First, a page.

Back to PUPPYCIDE… It’s easy to point the blame at cowboy-headed shoot-first-and-ask-questions-later police officers, but PUPPYCIDE: The Documentary looks to create awareness about the issue to help bring about better training for law enforcement offers. The truth is that law enforcement offers have to make split second decisions about their own safety and without the proper training on how to handle unfamiliar dogs, the dogs are the ones that end up on the wrong side of that decision.

I encourage anyone (especially dog owners/lovers) to visit their Kickstarter page to learn more about the documentary and the research that they’ve already conducted. Their trailer and info page do an outstanding job of explaining the issue and why you should support it.

Why do I support the project? Because of this guy:


Cooper: part Lab, part Poodle, part dragon

A Quick Note…

September 26, 2013

I’m going to eventually update the theme for this blog and re-arrange some stuff. If anyone happens to notice any broken links on old posts, please let me know so I can fix them. 


Indiegogo Project Spotlight: A Guy Going Crazy

September 19, 2013


It’s been while since I’ve done a Q&A, so I figured I’d drag one of my new Taliesin Nexus buddies into an interview. Rich Camp is wrapping up (i.e. only four days left!) an Indiegogo campaign to fund his comedy webseries, A Guy Going Crazy. Rich has been very active on Facebook and Twitter promoting the campaign, so I hope his hard work doesn’t go to waste. He’s not afraid to go the extra mile to get people to fund, as he’s already eaten five whole raw jalapenos and embarrassed himself singing pop songs. Let’s meet Rich:

The Writer:  Rich Camp

Evan (ES):  Tell everyone a little bit about yourself…Who ARE you?

Rich Camp (RC):  I’m a hopeless comedian. I saw Adam Sandler’s films as a kid and that was what sparked it all. I got into SNL and from there it was non-stop movies and comedy. I made stuff with friends and, as the most excited one, I always learned the different aspects (from writing to editing) just to make things happen. This has developed into me being well-rounded in the field and having written, directed, edited and produced a lot of my own work. It’s kind of a gift and a curse, because I can do all those things when needed but I only want to write and perform comedy.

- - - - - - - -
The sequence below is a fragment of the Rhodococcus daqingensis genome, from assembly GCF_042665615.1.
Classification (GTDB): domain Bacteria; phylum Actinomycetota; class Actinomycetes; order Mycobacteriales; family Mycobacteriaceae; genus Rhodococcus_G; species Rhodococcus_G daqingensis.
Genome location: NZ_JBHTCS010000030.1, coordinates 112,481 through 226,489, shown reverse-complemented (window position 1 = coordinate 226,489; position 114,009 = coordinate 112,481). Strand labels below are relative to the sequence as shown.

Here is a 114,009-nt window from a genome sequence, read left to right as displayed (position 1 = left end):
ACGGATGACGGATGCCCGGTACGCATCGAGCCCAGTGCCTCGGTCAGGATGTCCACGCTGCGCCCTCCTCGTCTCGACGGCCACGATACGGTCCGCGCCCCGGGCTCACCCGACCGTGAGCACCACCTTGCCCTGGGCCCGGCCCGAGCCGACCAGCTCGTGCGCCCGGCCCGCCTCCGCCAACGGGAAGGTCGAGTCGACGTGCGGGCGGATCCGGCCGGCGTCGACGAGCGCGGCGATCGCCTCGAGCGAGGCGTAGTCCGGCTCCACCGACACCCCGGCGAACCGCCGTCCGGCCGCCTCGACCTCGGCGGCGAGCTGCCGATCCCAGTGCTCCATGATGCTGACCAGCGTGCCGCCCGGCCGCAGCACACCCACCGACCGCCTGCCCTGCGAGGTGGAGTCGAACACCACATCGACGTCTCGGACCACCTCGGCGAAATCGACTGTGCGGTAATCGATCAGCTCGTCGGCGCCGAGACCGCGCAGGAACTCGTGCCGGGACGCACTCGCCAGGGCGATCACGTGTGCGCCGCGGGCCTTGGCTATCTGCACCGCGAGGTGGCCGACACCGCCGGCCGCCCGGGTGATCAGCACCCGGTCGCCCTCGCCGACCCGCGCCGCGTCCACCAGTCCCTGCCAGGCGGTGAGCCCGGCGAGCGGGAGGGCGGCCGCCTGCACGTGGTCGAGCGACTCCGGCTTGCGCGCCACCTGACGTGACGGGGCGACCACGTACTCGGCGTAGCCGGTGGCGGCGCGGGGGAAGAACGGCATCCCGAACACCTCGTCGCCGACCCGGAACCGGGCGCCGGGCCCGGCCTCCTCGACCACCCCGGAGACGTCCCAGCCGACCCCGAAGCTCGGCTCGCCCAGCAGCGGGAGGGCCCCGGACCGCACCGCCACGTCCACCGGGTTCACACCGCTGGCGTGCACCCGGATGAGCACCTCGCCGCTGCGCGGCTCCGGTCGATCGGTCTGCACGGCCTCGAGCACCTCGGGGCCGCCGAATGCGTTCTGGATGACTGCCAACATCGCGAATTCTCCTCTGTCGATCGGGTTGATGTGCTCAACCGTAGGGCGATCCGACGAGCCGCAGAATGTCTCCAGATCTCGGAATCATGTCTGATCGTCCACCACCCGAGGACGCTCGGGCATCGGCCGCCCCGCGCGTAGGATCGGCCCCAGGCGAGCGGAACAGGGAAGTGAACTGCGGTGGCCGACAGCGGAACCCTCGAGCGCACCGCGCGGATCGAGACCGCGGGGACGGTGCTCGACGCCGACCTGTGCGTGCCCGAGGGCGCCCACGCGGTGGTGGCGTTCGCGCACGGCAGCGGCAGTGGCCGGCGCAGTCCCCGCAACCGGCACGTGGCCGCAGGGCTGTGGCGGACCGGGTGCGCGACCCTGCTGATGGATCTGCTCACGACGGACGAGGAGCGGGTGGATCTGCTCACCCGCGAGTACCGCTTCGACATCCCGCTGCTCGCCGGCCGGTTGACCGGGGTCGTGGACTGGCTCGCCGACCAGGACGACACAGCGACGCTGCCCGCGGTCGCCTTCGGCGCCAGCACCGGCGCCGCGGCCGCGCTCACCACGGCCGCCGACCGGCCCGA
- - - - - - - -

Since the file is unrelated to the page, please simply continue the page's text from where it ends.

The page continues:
ES:  Your bio says that you have worked for Comedy Central and The Cooking Channel – What jobs did you have for those networks and what was the experience like?

RC:  On Comedy Central I was brought in with a friend to re-edit a web show they didn’t like the direction of. It was a cool experience because it was such a loose show — semi-reality based — and had a loose script so we were able to sort of write in post-production, reworking all the footage into something funny. On The Cooking Channel I was an AD and AE, so I traveled with the production, helping on set then went back and set up all the edits for the real editors. It was a great experience and I met great people. I also was able to write an episode which included writing the voice overs and set-ups. It was pretty interesting.

ES:  Do you have plans to move to New York or Los Angeles any time soon?

RC:  I do have a plan to move soon. While living in Rhode Island has been great for writing and producing my own content. I have been spending a lot of time in New York and LA networking, so I want to keep that going. I am hoping that between A Guy Going Crazy and So This Is Something I can establish myself with a portfolio along with my writing samples to showcase my abilities.